Farms facing high energy costs are being encouraged optimise renewable energy assets as a way of cutting costs.

Experts speaking at Low Carbon Agriculture show next February said that smart use of renewable electricity and gas can save farmers money.

“By removing the reliance on grid-derived electricity and gas, self-generated energy from renewable resources can provide an opportunity to keep control of a user’s costs of energy and, in the case of solar PV, provide energy at a lower cost than traditional alternatives with a reasonable return on capital investment,” said Jon Swain, technical director at National Farmers Union (NFU) Energy.

“Some sources of renewable energy are effectively free at source once the capital has been paid for.

“Other sources such as biomass or anaerobic digestion require feedstocks that have a cost, however these costs for these can often be less, and are certainly less volatile, than wholesale energy markets.”

Swain said energy efficiency is often overlooked:

“It’s a poor relation to renewable energy, however it provides a more immediate means of reducing energy cost and in the long term, can ensure renewable energy installations are better sized.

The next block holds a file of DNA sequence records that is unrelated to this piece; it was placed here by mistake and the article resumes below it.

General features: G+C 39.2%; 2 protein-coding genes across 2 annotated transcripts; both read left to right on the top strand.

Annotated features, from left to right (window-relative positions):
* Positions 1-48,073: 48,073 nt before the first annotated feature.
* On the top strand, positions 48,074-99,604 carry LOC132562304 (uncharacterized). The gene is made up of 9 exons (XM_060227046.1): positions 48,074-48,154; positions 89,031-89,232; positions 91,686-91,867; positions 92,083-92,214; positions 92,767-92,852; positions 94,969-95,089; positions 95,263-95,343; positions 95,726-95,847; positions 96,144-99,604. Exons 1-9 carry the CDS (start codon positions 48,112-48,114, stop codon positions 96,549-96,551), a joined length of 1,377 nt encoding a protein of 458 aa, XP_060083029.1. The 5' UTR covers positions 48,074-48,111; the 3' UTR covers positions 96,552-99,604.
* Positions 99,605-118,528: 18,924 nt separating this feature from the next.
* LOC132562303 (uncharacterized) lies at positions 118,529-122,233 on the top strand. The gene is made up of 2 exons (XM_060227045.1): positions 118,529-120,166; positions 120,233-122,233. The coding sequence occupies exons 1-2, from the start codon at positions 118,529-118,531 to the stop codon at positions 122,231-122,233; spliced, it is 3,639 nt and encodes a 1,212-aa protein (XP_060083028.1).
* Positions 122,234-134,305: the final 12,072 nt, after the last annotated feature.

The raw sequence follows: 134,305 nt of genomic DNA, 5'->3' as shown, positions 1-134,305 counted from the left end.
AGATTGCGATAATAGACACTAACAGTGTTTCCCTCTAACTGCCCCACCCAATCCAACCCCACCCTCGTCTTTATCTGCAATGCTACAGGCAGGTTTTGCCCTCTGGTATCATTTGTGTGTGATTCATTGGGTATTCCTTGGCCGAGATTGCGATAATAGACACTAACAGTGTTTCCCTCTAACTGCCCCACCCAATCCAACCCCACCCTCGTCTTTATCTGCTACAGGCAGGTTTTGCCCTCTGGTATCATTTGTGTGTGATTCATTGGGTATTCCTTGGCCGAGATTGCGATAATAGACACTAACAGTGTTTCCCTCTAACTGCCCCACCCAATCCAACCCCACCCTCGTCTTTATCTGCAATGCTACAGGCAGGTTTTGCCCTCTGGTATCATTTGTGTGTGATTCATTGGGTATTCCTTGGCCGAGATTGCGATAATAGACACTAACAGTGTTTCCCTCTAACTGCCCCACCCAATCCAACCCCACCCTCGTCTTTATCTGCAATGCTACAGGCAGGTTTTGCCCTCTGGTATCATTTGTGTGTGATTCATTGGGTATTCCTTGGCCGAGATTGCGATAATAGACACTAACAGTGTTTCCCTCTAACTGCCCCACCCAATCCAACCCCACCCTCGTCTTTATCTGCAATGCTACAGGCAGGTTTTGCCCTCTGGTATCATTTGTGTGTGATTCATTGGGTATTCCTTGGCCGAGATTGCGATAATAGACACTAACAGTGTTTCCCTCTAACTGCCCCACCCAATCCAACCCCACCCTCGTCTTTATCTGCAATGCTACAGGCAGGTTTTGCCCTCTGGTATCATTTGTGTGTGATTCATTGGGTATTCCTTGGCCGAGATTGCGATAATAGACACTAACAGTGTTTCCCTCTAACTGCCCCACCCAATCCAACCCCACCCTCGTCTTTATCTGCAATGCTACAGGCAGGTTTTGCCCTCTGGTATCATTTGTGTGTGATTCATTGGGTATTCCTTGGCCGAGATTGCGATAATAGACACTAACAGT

“Simple turn-down or turn-off measures are highly effective at reducing energy consumption but may not always allow the necessary job to get done, therefore creative solutions for energy waste including re-using heat and other energies that will be needed.”

Farmers are still playing a key part in the transition to clean energy, according to Mark Sommerfeld, head of power and flexibility at Renewable Energy and Clean Technology (REA), also speaking at Low Carbon Agriculture show in February.

“There are huge opportunities open to the agricultural sector for both taking part in and benefiting from the energy transition,” he said.

“This ranges from building solar PV or energy storage sites on lower-quality agricultural land, utilising agricultural wastes to produce biogas, or getting involved in the development of innovative biomass feedstocks to produce energy.

“Agriculture has a fundamental role to play in delivering net zero and one that must be appropriately rewarded.”

Sommerfield believes the government target of decarbonising power systems by 2035 is achievable, but there are significant barriers to be addressed.

“A range of national scenarios demonstrate that if the UK was to prioritise the deployment of a decentralised and flexible energy system, making the most of all forms low carbon generation and storage technologies, it would certainly be possible to deliver an affordable, secure, and net zero aligned power system by 2035.

“However, achieving such a target requires a step change in the government’s approach.

“Significant barriers need to be addressed, especially those concerning grid capacity constraints delaying the connection of clean energy system.”